From Bitcoin accepting services offering access to compromised malware infected hosts and vertical integration to occupy a larger market share, to services charging based on malware executions, we’ve seen multiple attempts by novice cybercriminals to introduce unique value propositions (UVP). These are centered on differentiating their offering in an over-supplied cybercrime-friendly market segment. And that’s just for starters. A newly launched service is offering access to malware infecting hosts, DDoS for hire/on demand, as well as crypting malware before the campaign is launched. All in an effort to differentiate its unique value proposition not only by vertically integrating, but also emphasizing on the prevalence of ‘female bot slaves’ with webcams.
Sample screenshot of the cybercriminal’s underground market proposition showcasing some of the “inventory”:
Here’s a breakdown of the prices. A 100 bots that will also get resold to the next prospective buyer are offered for $5. A rather surprising monetization approach, given that once a cybercriminal gets access to a host, the first thing he’d usually do, is to remove competing malware from it. The novice cybercriminal is also offering 100 bots that will not be resold to anyone but the original buyer for $7. Moreover, 300 bots converted directly to malware infected hosts through an exploit kit are offered for $35, followed by the option offered as a separate service, namely, to obfuscate the actual malware for $3 per sample using a public crypter, and $5 using a private one. The boutique cybercrime-friendly shop is also offering DDoS for hire/on demand service, with the prices starting from $2 for one hour of DDoS attack. What we’ve got here is a very good example of UVP-aware novice cybercriminal, that’s basically having hard time trying to pitch commoditized underground market assets.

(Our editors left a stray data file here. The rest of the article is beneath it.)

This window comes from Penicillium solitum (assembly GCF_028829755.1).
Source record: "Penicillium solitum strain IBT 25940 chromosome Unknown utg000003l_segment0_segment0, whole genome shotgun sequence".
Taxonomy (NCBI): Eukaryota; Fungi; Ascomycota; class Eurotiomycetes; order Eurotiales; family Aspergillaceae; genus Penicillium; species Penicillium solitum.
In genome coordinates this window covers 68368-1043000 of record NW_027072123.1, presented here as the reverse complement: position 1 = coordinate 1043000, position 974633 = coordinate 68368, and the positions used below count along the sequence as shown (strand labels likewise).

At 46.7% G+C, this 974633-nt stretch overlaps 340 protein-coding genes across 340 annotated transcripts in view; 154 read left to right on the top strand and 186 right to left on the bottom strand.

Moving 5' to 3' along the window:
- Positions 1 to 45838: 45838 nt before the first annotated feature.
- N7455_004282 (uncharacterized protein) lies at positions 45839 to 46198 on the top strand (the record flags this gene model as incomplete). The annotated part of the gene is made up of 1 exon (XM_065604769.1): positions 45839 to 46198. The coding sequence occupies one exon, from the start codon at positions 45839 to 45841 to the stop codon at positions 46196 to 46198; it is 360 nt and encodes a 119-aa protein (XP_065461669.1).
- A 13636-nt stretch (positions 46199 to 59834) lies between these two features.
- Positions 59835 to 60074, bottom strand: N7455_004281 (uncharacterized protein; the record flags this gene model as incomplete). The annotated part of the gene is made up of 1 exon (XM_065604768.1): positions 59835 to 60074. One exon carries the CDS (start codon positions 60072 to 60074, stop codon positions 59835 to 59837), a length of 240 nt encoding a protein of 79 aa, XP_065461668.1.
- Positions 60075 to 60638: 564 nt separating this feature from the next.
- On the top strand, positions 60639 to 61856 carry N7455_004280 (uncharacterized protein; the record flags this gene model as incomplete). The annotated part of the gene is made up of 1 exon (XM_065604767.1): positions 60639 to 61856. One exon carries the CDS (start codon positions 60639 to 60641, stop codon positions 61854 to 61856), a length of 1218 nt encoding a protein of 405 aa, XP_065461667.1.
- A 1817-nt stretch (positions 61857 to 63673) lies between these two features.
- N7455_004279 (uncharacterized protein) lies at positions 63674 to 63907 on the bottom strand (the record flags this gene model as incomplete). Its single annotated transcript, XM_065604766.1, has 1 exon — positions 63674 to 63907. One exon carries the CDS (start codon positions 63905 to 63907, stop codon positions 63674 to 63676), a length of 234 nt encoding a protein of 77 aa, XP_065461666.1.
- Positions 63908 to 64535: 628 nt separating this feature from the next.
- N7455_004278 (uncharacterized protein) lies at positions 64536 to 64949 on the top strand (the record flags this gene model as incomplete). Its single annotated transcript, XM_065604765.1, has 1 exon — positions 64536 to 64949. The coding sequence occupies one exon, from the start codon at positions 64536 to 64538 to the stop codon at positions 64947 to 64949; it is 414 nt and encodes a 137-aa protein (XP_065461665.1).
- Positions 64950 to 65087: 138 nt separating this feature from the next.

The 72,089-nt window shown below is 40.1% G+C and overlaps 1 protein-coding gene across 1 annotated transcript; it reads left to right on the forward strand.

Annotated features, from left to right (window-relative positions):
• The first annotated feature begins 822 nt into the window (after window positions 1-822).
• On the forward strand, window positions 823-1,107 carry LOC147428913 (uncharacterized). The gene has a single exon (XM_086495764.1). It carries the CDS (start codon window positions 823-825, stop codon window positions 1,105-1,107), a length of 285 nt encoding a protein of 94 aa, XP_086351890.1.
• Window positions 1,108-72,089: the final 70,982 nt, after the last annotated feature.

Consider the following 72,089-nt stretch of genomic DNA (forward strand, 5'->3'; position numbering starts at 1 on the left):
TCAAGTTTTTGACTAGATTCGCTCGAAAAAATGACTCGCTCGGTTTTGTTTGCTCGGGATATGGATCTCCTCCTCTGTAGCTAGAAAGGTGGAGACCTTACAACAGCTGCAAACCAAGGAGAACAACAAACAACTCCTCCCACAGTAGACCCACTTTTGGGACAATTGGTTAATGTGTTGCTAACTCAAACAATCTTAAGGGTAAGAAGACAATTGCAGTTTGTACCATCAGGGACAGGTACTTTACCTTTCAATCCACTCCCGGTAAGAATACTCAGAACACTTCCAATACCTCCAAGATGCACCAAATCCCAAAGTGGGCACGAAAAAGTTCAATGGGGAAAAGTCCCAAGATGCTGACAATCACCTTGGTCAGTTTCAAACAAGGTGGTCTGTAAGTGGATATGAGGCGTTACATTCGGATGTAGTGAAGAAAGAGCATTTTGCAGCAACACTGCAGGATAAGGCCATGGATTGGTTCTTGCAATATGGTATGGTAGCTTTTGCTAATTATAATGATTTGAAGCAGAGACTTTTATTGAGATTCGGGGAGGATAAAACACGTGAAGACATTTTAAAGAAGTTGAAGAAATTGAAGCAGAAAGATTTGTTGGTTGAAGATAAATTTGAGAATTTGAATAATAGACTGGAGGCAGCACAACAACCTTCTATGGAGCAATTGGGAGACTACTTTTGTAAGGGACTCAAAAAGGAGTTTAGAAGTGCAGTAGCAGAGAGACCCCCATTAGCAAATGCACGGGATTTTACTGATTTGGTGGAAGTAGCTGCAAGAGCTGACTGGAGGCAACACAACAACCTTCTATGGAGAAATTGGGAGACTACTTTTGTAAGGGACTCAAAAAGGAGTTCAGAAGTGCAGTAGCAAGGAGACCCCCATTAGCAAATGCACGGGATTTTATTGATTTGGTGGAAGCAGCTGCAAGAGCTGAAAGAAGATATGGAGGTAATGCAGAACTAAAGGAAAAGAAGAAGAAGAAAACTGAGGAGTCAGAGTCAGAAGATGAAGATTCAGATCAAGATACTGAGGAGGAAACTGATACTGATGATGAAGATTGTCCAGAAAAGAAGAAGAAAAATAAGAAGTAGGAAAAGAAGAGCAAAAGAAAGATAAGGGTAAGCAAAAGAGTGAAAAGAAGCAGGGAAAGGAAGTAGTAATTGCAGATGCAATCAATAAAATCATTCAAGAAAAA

The novice cybercriminal’s attempt to monetize his fraudulently obtained underground market assets are worth discussing in the broader context of today’s mature cybercrime ecosystem. In particular, the emergence of propositions pitched by novice cybercriminals, who’d monetize virtually anything that can be monetized, including commoditzed goods and services, at least in the eyes of sophisticated attackers. This ongoing lowering of the entry barriers into the world of cybercrime, inevitably results in in the acquisition of capabilities and know-how which was once reserved exclusively to sophisticated attackers.
We expect to continue observing an increase of (international) underground marketplace proposition pitched by novice cybercriminals, to fellow novice cybercriminals, largely thanks to the general availability of leaked/cracked/public malware/botnet generating tools and kits.